matthewkmiller on Family Tree Circles
Journals and Posts
Looking through the 1940 Census. Found my father and most of my aunts and uncles that married into my mom's family. Found my dad (John A. Miller) and my uncle (Aloysius Dohman), both 10 years old, living about 8 blocks from each other. I knew they were good friends but didn't know for how long. Appears they were likely friends their whole lives.
I was just at the St. James Cemetery in St. Paul, Lee County, Iowa a couple of weeks ago and got a photo of my great-great-grandmother's headstone. I was quite happy. This morning I'm disappointed in myself that I didn't do more research before going. I have discovered that there is only one ancestor that died in the United States whose headstone I don't have a photo of. That is Johann Heinrich Kempker, AKA John H. Kempker, born 1797, died 1872 in St. Paul, Lee County, Iowa. This is my great-great-great-grandfather, he's buried in St. Paul, he's the last ancestor's headstone I don't have that I could expect to get a photo of easily, I was there a couple of weeks ago and didn't get a photo.
While in the area for my uncle's funeral, I was able to stop in at St. James Cemetery, St. Paul, Lee County, Iowa. I found my great-great-grandmother's grave!
It is understandable that it flew under the radar of non-genealogists in the family, if they were even interested in finding it! She was born as Maria Elizabeth Geers, later her married name was Maria Elizabeth Menke. After Johan Diederich Menke died, she married a Schutte. I was looking for Maria Schutte or Maria Elizabeth Schutte. She was buried as "Elizabeth Schutte". Regardless, I found her grave and got some good photos of it to add to my database. I also wandered through the cemetery for an hour taking photos of graves that had familiar names and took some photos to fulfill photo requests for fellow Find-A-Grave users. I ended up taking about 80 photos there. I'm still working on going through them, cropping them, putting them in my database and submitting to findagrave.com.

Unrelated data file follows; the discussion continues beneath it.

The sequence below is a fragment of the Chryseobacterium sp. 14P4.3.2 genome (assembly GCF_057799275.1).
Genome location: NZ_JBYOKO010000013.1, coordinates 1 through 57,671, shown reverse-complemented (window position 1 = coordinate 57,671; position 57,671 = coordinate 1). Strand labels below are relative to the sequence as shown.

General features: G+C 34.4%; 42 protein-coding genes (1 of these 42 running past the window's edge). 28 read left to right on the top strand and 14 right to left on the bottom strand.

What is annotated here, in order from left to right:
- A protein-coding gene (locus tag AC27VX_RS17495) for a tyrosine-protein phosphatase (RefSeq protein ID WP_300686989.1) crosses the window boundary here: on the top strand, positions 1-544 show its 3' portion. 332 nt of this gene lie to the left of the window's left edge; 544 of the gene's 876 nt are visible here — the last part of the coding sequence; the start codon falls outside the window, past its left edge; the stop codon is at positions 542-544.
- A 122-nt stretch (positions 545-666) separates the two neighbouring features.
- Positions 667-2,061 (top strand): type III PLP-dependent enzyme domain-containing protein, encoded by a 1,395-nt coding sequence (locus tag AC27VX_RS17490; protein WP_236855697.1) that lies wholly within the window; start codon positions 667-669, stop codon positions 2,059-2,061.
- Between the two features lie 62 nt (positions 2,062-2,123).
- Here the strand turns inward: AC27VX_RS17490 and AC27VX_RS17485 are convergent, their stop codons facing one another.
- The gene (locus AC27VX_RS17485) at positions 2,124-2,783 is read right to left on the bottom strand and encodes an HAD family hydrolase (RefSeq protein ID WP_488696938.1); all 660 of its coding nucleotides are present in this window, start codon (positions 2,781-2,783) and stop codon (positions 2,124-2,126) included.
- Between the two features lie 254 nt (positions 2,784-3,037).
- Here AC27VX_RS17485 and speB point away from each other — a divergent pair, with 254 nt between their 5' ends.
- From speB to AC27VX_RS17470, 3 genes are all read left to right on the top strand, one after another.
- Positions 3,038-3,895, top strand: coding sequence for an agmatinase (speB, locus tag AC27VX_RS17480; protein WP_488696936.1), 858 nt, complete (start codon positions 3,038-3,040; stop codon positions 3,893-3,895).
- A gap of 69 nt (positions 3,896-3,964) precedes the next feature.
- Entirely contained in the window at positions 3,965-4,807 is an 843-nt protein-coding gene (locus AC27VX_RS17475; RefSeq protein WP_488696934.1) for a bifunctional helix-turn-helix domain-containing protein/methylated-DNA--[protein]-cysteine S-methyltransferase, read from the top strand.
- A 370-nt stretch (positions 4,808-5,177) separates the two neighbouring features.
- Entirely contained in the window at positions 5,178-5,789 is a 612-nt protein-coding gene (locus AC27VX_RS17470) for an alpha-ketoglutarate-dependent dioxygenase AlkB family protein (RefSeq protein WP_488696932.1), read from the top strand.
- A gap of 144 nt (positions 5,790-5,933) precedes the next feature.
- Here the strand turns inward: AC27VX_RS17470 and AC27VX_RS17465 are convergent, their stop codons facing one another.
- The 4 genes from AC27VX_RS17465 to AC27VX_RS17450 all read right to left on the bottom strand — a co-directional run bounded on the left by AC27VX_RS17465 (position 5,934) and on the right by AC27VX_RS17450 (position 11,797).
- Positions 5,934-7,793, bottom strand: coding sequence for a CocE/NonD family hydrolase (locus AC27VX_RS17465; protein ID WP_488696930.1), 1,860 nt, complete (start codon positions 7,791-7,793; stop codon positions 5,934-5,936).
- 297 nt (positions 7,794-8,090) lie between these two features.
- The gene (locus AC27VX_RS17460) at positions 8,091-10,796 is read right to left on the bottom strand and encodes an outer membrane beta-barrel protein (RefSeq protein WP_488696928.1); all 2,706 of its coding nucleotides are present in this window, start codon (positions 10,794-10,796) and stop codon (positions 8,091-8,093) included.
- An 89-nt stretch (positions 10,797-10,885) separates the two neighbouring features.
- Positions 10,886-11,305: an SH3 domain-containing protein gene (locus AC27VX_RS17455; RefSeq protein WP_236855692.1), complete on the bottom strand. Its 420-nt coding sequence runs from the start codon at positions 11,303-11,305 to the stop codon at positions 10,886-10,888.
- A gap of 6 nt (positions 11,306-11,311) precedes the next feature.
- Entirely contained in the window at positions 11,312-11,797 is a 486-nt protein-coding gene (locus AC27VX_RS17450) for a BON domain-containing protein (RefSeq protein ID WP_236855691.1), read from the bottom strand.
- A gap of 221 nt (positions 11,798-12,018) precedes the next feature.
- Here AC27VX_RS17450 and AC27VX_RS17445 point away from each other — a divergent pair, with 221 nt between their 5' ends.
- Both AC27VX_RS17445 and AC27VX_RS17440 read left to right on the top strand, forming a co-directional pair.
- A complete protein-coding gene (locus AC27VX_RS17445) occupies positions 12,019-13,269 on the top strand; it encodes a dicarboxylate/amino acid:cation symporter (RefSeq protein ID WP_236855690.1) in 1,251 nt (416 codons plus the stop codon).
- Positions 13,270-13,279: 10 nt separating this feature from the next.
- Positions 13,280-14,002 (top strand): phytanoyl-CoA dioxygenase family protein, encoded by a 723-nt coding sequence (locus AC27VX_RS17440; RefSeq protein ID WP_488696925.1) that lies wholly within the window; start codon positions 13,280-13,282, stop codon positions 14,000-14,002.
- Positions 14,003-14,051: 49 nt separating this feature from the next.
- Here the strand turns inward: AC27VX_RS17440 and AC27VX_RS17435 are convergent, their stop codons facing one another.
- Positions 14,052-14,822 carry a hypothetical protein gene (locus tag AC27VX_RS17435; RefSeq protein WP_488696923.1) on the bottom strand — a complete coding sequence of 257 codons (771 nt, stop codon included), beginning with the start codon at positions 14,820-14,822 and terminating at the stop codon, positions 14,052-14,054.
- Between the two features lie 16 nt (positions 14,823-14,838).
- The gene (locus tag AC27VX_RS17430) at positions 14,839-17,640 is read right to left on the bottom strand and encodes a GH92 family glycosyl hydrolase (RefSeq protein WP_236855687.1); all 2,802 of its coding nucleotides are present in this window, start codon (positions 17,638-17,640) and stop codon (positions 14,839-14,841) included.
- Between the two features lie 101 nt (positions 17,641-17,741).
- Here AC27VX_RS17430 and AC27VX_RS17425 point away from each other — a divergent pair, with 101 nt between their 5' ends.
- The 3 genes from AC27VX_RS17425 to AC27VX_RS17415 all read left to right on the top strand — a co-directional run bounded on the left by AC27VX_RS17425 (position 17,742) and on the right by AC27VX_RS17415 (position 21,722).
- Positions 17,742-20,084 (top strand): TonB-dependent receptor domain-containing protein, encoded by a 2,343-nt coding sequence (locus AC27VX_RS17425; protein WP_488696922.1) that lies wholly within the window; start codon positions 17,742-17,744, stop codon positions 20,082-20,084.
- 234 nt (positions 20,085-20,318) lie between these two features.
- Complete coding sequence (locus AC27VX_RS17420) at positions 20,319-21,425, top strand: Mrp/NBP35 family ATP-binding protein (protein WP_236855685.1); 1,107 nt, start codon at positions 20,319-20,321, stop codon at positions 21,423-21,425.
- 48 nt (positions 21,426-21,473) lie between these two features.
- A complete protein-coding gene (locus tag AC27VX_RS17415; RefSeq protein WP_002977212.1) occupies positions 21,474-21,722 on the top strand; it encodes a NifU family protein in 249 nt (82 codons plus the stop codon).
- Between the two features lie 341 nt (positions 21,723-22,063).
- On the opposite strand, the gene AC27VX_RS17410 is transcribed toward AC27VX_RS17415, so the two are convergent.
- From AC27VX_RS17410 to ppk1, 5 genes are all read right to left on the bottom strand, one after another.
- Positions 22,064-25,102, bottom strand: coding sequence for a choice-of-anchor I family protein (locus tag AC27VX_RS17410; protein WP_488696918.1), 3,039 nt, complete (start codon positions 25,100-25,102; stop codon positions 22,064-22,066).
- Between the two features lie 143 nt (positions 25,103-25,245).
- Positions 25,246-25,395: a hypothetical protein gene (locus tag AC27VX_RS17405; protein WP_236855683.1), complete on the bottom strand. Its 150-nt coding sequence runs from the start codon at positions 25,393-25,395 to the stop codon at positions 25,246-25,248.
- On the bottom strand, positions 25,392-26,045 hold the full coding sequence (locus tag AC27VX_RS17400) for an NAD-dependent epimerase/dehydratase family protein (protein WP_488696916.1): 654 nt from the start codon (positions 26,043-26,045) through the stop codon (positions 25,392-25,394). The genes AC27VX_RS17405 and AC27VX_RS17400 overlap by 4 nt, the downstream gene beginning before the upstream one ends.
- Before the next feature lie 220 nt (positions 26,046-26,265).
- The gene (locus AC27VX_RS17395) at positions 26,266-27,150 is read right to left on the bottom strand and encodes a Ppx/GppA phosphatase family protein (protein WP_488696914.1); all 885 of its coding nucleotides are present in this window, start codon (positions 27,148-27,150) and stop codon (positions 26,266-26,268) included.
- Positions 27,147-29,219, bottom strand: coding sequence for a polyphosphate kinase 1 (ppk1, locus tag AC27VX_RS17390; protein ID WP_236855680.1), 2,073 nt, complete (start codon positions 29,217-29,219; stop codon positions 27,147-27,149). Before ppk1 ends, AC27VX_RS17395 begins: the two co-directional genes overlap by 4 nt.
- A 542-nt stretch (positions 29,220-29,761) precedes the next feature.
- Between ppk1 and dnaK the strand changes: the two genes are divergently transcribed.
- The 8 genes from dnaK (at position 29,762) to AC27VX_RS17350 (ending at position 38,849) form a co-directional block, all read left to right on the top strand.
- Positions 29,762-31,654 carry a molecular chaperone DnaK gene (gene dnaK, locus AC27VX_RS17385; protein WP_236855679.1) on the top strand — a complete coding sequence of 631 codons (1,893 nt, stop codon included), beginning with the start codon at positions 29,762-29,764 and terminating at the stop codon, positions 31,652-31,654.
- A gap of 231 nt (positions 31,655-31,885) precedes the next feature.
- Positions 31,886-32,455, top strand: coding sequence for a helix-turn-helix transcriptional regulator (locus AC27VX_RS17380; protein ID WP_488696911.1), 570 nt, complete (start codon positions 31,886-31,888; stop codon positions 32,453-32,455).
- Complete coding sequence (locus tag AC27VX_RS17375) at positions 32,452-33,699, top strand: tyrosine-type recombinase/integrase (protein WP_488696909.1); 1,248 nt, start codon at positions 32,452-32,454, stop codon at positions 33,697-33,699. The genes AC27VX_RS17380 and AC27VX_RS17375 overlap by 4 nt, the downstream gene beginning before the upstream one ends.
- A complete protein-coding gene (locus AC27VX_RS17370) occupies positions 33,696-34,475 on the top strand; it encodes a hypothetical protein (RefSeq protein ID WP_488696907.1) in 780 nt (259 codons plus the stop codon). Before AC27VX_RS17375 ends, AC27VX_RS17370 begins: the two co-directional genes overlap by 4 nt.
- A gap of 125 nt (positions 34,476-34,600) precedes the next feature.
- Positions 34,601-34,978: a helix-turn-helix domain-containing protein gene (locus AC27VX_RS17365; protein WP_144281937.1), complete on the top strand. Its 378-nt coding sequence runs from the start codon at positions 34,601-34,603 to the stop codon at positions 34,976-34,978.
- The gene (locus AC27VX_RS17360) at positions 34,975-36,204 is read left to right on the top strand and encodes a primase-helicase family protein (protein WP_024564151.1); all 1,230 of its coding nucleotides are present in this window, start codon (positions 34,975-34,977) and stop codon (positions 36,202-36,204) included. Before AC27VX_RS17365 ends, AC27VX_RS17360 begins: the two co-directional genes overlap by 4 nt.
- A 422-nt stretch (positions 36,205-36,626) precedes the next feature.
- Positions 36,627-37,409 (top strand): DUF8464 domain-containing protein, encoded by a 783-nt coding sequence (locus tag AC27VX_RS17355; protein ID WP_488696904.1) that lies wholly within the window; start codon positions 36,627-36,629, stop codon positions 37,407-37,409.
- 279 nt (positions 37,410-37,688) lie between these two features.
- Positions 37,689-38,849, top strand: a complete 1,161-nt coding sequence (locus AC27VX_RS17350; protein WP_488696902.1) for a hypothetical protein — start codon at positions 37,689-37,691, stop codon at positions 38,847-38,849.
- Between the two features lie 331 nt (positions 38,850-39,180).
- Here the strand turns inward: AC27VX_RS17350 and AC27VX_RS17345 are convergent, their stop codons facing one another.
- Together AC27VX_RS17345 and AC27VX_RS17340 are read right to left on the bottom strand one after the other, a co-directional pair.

In the meantime, Rest In Peace, Uncle Urban. I'm sure you were greeted at the Pearly Gates with "Well done, my son."
I just republished the Bixenman Family History book, Volume 1. Thank you Paula for sending me good copies of the original book. I've received the first copy of the book and verified it looks good. You can order it here.
This makes two major projects I've finished in the past few months. The next major project is to take the research already completed on my wife's genealogy and put it into a database so we can use it for various future projects. First though, a break from genealogy for a bit to work on things around the house. What? Real life exists? Yes, there is a life outside of genealogy. Time to work on it a bit.
I finished scanning and editing the pages of the Bixenman Family History book and am in the process of generating and verifying the pdf file for on demand publication. Hopefully I'll have a copy of the book in my hands in the next week or two.
I am sad to report the death of my Uncle Urban Panther. He was born May 6, 1917 in St. Paul, Lee County, Iowa to Benedict Panther and Elizabeth Menke Panther and died December 7, 2012 in West Point, Lee County, Iowa at the age of 95. "Slug", as he was known, married Bertha Pulskamp on Jun 21, 1949 in Hillsboro, Traill County, North Dakota. He was the father of 11 children, 10 of whom lived to adulthood. He worked the family farm on highway 218 in Lee County Iowa that his father farmed before him. He passed it along to his son John Anthony Panther, who preceded him in death in 2006.